Navigating Houston’s Roads

So, it’s a busy month for bikes.

May is Bike to Work Month and this week is Bike to Work Week and Friday is Bike to Work Day. Local biking clubs are hosting various bike-y events, and the City’s doing some stuff too.

When I first saw the Chron.com article about Bike to Work Day, I contemplated taking my trusty Novara hybrid to work. Sure, it would be fun and a good workout – but do I really want to brave these Houston streets? It’s just 8 miles from my house to the office, but I doubt the roads between the Med Center to the Galleria are cycle friendly. Even if I took side streets, I’d still be scared about getting hit. Houston just doesn’t seem very bicycle-friendly to me – we’re such a car centered city.

There are, actually, lots of bike lanes around town – 300 miles of bikeway to be exact. They’re painted in white with a bike symbol or the words “BIKE LANE” in big letters. But, I’ll admit I don’t always notice or pay attention to them. For example, there’s a bike lane here in the Med Center that cuts diagnoally across Cambridge Street just before it reaches Old Spanish Trail. It’s positioned awkwardly, but still, I forget it’s there. I know I’m not the only one.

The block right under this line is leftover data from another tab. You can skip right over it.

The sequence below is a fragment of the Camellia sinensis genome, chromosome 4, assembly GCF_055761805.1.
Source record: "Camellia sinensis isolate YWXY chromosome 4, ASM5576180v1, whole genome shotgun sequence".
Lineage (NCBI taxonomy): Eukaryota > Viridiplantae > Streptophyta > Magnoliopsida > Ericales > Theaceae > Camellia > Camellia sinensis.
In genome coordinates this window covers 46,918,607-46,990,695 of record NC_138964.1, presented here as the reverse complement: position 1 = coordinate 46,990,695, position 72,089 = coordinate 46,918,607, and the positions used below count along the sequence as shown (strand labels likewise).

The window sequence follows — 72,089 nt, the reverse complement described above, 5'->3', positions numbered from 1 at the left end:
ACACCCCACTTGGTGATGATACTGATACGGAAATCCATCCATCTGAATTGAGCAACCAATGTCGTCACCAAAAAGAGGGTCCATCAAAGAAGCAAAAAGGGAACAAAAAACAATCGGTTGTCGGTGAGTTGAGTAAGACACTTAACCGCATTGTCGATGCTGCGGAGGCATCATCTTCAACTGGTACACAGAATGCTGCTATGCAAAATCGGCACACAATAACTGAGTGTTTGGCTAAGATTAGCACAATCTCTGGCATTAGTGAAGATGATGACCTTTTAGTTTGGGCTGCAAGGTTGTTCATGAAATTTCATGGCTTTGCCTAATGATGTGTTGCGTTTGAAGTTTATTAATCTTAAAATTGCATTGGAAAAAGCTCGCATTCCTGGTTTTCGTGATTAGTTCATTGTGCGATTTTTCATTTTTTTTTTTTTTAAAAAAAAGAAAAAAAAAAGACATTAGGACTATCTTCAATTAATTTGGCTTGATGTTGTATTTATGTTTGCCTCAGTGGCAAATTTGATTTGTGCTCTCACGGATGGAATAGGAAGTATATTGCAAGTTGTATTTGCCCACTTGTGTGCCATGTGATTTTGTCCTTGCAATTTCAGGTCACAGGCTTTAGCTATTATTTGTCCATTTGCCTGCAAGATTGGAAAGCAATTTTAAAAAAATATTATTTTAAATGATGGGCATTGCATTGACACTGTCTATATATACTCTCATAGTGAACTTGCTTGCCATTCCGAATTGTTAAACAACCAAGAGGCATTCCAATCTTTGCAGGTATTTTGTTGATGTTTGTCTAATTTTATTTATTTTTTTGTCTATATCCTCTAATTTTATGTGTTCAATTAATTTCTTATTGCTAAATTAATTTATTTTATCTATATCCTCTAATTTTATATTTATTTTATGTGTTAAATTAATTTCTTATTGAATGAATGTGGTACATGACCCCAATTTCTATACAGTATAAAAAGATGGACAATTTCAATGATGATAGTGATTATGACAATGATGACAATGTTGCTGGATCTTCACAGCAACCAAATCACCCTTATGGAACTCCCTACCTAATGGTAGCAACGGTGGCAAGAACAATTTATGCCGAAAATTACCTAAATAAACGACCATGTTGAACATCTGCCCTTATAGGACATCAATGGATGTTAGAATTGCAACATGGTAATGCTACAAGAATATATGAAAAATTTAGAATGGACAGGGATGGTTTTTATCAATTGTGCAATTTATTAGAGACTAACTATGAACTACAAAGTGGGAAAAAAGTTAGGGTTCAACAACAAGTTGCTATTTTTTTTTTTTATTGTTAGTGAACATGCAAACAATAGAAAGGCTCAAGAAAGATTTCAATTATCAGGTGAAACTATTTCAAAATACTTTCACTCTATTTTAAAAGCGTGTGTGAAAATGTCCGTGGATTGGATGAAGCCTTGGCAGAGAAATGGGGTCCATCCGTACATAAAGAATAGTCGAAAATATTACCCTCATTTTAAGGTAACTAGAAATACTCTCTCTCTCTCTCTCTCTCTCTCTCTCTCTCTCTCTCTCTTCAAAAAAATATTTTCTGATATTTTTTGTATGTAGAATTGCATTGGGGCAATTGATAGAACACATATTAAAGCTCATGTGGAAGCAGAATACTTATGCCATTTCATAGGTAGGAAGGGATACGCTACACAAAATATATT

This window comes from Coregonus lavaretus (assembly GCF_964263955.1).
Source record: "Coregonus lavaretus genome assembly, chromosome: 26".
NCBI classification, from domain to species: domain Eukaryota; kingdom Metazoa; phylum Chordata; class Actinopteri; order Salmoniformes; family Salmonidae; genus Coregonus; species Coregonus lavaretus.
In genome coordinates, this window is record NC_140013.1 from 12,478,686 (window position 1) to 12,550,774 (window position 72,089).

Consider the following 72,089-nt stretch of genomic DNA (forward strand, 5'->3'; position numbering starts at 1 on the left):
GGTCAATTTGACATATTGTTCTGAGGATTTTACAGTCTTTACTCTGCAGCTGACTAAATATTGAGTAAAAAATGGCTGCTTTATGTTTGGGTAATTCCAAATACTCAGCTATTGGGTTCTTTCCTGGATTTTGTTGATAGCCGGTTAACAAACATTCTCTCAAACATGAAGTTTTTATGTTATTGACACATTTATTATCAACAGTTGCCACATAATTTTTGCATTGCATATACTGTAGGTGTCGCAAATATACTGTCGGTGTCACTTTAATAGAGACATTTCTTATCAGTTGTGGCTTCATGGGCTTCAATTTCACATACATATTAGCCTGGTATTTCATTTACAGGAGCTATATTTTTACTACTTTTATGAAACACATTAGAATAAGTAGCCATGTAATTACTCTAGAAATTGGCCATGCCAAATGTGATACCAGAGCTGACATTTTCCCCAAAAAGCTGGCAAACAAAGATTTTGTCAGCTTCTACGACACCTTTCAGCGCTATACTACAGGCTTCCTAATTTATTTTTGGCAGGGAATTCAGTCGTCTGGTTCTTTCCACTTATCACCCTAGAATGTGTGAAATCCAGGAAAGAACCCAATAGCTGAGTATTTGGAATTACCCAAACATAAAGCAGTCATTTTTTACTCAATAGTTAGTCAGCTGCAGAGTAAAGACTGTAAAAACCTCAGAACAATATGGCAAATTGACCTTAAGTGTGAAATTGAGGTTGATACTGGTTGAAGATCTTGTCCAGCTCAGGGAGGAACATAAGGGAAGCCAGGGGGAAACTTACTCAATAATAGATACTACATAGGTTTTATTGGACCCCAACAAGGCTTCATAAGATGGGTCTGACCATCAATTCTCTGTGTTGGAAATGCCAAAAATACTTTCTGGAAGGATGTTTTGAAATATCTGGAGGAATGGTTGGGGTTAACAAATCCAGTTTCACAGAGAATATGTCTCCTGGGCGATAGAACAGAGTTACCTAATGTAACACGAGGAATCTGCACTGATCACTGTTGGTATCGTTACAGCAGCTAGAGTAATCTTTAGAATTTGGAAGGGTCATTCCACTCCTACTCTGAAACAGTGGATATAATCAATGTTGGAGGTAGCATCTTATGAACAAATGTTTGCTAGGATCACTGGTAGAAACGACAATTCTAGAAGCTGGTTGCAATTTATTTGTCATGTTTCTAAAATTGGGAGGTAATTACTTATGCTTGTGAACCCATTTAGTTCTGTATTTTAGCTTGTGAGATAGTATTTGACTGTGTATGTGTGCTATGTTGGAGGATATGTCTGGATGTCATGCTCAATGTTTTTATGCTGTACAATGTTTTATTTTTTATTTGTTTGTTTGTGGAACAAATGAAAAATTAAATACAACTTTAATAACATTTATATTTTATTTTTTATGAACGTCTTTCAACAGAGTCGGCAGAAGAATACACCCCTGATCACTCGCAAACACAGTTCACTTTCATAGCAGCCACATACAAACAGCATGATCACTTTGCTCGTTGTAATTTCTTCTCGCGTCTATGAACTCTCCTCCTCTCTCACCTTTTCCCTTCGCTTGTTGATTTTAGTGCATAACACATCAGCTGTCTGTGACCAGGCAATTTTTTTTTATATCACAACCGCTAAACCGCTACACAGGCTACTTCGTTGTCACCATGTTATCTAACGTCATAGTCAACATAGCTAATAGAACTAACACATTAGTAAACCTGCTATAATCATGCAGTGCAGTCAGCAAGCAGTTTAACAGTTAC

I’m all for increasing bike awareness and supporting more fitness-related events in Houston. But biking to work seems to be unrealistic for most Houstonians…even for those who live and work inside the loop. I know there must be Houstonians that bike to work every day, so maybe I’m wrong?

On a somewhat related note, Mapquest names Houston as the hardest city to navigate.

1 Comment so far

  1. shawn (unregistered) on May 18th, 2006 @ 9:18 am

    I would love to bike to work and their might be more people willing to do so under better conditions:

    1. Increase awareness of existing bike lanes and make plans for expansion!
    2. Make Houston not-so-hot!!! I saw an article somewhere about alternative methods for lowering the temperature. It was about putting more gardens on the roofs of buildings. Here’s an article.
    3. Develop incentives, programs and contests that encourage employers to condone alternative transportation(shower at work, contest: “This company offered the least polution for the month…”)



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